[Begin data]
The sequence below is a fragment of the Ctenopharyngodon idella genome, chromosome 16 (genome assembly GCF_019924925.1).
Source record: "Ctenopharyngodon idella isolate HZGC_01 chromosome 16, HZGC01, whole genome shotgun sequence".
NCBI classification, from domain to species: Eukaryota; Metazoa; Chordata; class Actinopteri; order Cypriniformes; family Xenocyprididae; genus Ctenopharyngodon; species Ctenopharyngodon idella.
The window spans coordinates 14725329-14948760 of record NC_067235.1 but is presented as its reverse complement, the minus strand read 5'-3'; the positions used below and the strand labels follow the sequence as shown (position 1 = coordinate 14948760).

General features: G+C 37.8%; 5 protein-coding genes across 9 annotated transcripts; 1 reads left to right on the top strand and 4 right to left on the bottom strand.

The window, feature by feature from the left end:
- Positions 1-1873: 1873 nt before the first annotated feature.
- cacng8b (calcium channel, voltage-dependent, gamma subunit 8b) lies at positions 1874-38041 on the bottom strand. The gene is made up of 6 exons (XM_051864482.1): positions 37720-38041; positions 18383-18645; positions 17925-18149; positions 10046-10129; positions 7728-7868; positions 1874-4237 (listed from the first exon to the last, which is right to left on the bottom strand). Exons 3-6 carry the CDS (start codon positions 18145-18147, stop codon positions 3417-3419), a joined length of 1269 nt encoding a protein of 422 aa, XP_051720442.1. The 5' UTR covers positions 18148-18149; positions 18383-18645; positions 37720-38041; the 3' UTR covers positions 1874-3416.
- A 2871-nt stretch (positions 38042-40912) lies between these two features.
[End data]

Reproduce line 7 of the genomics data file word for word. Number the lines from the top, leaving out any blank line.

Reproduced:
- Positions 1-1873: 1873 nt before the first annotated feature.